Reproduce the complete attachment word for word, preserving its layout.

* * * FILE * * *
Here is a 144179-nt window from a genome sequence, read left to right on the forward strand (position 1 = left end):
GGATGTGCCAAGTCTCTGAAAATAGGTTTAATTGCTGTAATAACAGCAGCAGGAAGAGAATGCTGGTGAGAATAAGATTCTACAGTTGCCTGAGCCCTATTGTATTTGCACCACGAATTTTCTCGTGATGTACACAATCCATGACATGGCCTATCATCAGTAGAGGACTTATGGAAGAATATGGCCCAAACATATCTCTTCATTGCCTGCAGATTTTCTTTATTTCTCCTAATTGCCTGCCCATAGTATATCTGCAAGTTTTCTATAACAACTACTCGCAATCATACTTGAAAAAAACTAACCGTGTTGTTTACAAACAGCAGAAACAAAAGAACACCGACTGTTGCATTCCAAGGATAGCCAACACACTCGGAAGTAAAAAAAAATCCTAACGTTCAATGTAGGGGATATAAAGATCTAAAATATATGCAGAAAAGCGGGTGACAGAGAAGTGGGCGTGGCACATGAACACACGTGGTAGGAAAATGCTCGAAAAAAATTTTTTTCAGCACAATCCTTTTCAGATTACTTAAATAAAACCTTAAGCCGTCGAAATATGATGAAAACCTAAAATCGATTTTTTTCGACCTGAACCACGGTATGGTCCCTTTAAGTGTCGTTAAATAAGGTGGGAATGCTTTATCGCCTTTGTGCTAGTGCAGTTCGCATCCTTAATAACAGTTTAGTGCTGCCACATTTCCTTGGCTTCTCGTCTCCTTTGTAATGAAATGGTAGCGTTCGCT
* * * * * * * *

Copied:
Here is a 144179-nt window from a genome sequence, read left to right on the forward strand (position 1 = left end):
GGATGTGCCAAGTCTCTGAAAATAGGTTTAATTGCTGTAATAACAGCAGCAGGAAGAGAATGCTGGTGAGAATAAGATTCTACAGTTGCCTGAGCCCTATTGTATTTGCACCACGAATTTTCTCGTGATGTACACAATCCATGACATGGCCTATCATCAGTAGAGGACTTATGGAAGAATATGGCCCAAACATATCTCTTCATTGCCTGCAGATTTTCTTTATTTCTCCTAATTGCCTGCCCATAGTATATCTGCAAGTTTTCTATAACAACTACTCGCAATCATACTTGAAAAAAACTAACCGTGTTGTTTACAAACAGCAGAAACAAAAGAACACCGACTGTTGCATTCCAAGGATAGCCAACACACTCGGAAGTAAAAAAAAATCCTAACGTTCAATGTAGGGGATATAAAGATCTAAAATATATGCAGAAAAGCGGGTGACAGAGAAGTGGGCGTGGCACATGAACACACGTGGTAGGAAAATGCTCGAAAAAAATTTTTTTCAGCACAATCCTTTTCAGATTACTTAAATAAAACCTTAAGCCGTCGAAATATGATGAAAACCTAAAATCGATTTTTTTCGACCTGAACCACGGTATGGTCCCTTTAAGTGTCGTTAAATAAGGTGGGAATGCTTTATCGCCTTTGTGCTAGTGCAGTTCGCATCCTTAATAACAGTTTAGTGCTGCCACATTTCCTTGGCTTCTCGTCTCCTTTGTAATGAAATGGTAGCGTTCGCT